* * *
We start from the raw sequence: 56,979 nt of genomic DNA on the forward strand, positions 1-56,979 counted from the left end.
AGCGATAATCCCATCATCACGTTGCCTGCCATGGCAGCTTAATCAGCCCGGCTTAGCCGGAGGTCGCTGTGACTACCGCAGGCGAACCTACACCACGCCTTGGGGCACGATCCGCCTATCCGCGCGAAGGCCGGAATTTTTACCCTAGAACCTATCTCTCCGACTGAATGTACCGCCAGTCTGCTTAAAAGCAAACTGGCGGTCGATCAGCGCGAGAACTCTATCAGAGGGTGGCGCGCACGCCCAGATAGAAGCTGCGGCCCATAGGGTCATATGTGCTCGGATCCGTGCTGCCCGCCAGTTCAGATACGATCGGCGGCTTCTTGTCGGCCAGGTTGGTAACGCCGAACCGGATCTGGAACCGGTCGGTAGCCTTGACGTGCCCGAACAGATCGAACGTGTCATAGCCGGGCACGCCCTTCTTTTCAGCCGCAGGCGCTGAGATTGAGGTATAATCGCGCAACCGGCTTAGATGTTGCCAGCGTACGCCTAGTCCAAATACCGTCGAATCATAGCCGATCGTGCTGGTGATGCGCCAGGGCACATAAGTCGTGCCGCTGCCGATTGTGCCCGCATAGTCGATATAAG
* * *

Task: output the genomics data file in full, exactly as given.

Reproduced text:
We start from the raw sequence: 56,979 nt of genomic DNA on the forward strand, positions 1-56,979 counted from the left end.
AGCGATAATCCCATCATCACGTTGCCTGCCATGGCAGCTTAATCAGCCCGGCTTAGCCGGAGGTCGCTGTGACTACCGCAGGCGAACCTACACCACGCCTTGGGGCACGATCCGCCTATCCGCGCGAAGGCCGGAATTTTTACCCTAGAACCTATCTCTCCGACTGAATGTACCGCCAGTCTGCTTAAAAGCAAACTGGCGGTCGATCAGCGCGAGAACTCTATCAGAGGGTGGCGCGCACGCCCAGATAGAAGCTGCGGCCCATAGGGTCATATGTGCTCGGATCCGTGCTGCCCGCCAGTTCAGATACGATCGGCGGCTTCTTGTCGGCCAGGTTGGTAACGCCGAACCGGATCTGGAACCGGTCGGTAGCCTTGACGTGCCCGAACAGATCGAACGTGTCATAGCCGGGCACGCCCTTCTTTTCAGCCGCAGGCGCTGAGATTGAGGTATAATCGCGCAACCGGCTTAGATGTTGCCAGCGTACGCCTAGTCCAAATACCGTCGAATCATAGCCGATCGTGCTGGTGATGCGCCAGGGCACATAAGTCGTGCCGCTGCCGATTGTGCCCGCATAGTCGATATAAG